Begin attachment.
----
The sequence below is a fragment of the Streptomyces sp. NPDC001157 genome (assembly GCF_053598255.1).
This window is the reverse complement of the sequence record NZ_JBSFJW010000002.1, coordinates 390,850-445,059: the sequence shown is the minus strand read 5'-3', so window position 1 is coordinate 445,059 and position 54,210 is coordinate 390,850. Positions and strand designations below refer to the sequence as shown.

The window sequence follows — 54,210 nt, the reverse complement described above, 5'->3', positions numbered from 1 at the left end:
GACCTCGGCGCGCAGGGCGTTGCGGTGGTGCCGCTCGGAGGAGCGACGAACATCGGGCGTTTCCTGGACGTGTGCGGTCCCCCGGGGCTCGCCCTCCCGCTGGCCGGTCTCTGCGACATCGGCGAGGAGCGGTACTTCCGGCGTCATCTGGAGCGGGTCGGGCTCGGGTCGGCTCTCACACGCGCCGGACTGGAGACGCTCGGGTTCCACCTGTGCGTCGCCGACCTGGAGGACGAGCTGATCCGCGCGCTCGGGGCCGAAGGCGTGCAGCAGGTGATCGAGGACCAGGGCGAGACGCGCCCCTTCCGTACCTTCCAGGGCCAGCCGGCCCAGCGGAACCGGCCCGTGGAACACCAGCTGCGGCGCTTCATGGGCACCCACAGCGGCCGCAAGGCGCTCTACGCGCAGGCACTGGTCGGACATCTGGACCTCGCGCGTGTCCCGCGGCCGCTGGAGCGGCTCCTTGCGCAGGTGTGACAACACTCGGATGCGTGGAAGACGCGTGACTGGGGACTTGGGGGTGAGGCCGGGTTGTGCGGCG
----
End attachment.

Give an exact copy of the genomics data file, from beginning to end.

The sequence below is a fragment of the Streptomyces sp. NPDC001157 genome (assembly GCF_053598255.1).
This window is the reverse complement of the sequence record NZ_JBSFJW010000002.1, coordinates 390,850-445,059: the sequence shown is the minus strand read 5'-3', so window position 1 is coordinate 445,059 and position 54,210 is coordinate 390,850. Positions and strand designations below refer to the sequence as shown.

The window sequence follows — 54,210 nt, the reverse complement described above, 5'->3', positions numbered from 1 at the left end:
GACCTCGGCGCGCAGGGCGTTGCGGTGGTGCCGCTCGGAGGAGCGACGAACATCGGGCGTTTCCTGGACGTGTGCGGTCCCCCGGGGCTCGCCCTCCCGCTGGCCGGTCTCTGCGACATCGGCGAGGAGCGGTACTTCCGGCGTCATCTGGAGCGGGTCGGGCTCGGGTCGGCTCTCACACGCGCCGGACTGGAGACGCTCGGGTTCCACCTGTGCGTCGCCGACCTGGAGGACGAGCTGATCCGCGCGCTCGGGGCCGAAGGCGTGCAGCAGGTGATCGAGGACCAGGGCGAGACGCGCCCCTTCCGTACCTTCCAGGGCCAGCCGGCCCAGCGGAACCGGCCCGTGGAACACCAGCTGCGGCGCTTCATGGGCACCCACAGCGGCCGCAAGGCGCTCTACGCGCAGGCACTGGTCGGACATCTGGACCTCGCGCGTGTCCCGCGGCCGCTGGAGCGGCTCCTTGCGCAGGTGTGACAACACTCGGATGCGTGGAAGACGCGTGACTGGGGACTTGGGGGTGAGGCCGGGTTGTGCGGCG